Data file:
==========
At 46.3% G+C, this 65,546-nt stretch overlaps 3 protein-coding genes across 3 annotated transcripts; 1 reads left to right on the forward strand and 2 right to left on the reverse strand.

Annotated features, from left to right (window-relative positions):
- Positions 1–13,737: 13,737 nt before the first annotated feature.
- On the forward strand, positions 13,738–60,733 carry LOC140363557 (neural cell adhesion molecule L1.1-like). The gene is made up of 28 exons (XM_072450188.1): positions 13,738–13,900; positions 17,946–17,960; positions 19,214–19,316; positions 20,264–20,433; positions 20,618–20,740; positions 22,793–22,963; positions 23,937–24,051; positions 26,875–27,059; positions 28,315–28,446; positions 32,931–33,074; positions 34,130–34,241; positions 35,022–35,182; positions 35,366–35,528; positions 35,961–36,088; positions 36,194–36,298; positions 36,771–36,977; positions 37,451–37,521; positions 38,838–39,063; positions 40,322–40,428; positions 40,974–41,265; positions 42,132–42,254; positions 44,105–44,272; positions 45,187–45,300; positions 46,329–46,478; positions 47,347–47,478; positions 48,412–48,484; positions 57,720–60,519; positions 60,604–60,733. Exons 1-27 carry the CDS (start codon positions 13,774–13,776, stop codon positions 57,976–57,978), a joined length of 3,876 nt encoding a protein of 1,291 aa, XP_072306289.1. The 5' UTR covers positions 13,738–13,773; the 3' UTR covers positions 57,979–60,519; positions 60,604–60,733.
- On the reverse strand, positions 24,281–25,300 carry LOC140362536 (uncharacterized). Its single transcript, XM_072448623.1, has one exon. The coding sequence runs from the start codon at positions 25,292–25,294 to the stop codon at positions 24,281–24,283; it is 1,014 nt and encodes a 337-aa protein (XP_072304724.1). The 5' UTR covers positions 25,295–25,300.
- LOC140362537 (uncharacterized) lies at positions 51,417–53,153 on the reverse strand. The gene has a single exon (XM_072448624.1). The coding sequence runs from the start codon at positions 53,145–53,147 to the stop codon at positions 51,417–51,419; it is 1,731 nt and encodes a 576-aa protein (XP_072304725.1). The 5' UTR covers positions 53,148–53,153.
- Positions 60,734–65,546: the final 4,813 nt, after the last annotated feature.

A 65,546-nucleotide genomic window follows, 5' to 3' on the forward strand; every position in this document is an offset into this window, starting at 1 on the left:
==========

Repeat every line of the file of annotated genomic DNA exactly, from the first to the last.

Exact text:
At 46.3% G+C, this 65,546-nt stretch overlaps 3 protein-coding genes across 3 annotated transcripts; 1 reads left to right on the forward strand and 2 right to left on the reverse strand.

Annotated features, from left to right (window-relative positions):
- Positions 1–13,737: 13,737 nt before the first annotated feature.
- On the forward strand, positions 13,738–60,733 carry LOC140363557 (neural cell adhesion molecule L1.1-like). The gene is made up of 28 exons (XM_072450188.1): positions 13,738–13,900; positions 17,946–17,960; positions 19,214–19,316; positions 20,264–20,433; positions 20,618–20,740; positions 22,793–22,963; positions 23,937–24,051; positions 26,875–27,059; positions 28,315–28,446; positions 32,931–33,074; positions 34,130–34,241; positions 35,022–35,182; positions 35,366–35,528; positions 35,961–36,088; positions 36,194–36,298; positions 36,771–36,977; positions 37,451–37,521; positions 38,838–39,063; positions 40,322–40,428; positions 40,974–41,265; positions 42,132–42,254; positions 44,105–44,272; positions 45,187–45,300; positions 46,329–46,478; positions 47,347–47,478; positions 48,412–48,484; positions 57,720–60,519; positions 60,604–60,733. Exons 1-27 carry the CDS (start codon positions 13,774–13,776, stop codon positions 57,976–57,978), a joined length of 3,876 nt encoding a protein of 1,291 aa, XP_072306289.1. The 5' UTR covers positions 13,738–13,773; the 3' UTR covers positions 57,979–60,519; positions 60,604–60,733.
- On the reverse strand, positions 24,281–25,300 carry LOC140362536 (uncharacterized). Its single transcript, XM_072448623.1, has one exon. The coding sequence runs from the start codon at positions 25,292–25,294 to the stop codon at positions 24,281–24,283; it is 1,014 nt and encodes a 337-aa protein (XP_072304724.1). The 5' UTR covers positions 25,295–25,300.
- LOC140362537 (uncharacterized) lies at positions 51,417–53,153 on the reverse strand. The gene has a single exon (XM_072448624.1). The coding sequence runs from the start codon at positions 53,145–53,147 to the stop codon at positions 51,417–51,419; it is 1,731 nt and encodes a 576-aa protein (XP_072304725.1). The 5' UTR covers positions 53,148–53,153.
- Positions 60,734–65,546: the final 4,813 nt, after the last annotated feature.

A 65,546-nucleotide genomic window follows, 5' to 3' on the forward strand; every position in this document is an offset into this window, starting at 1 on the left: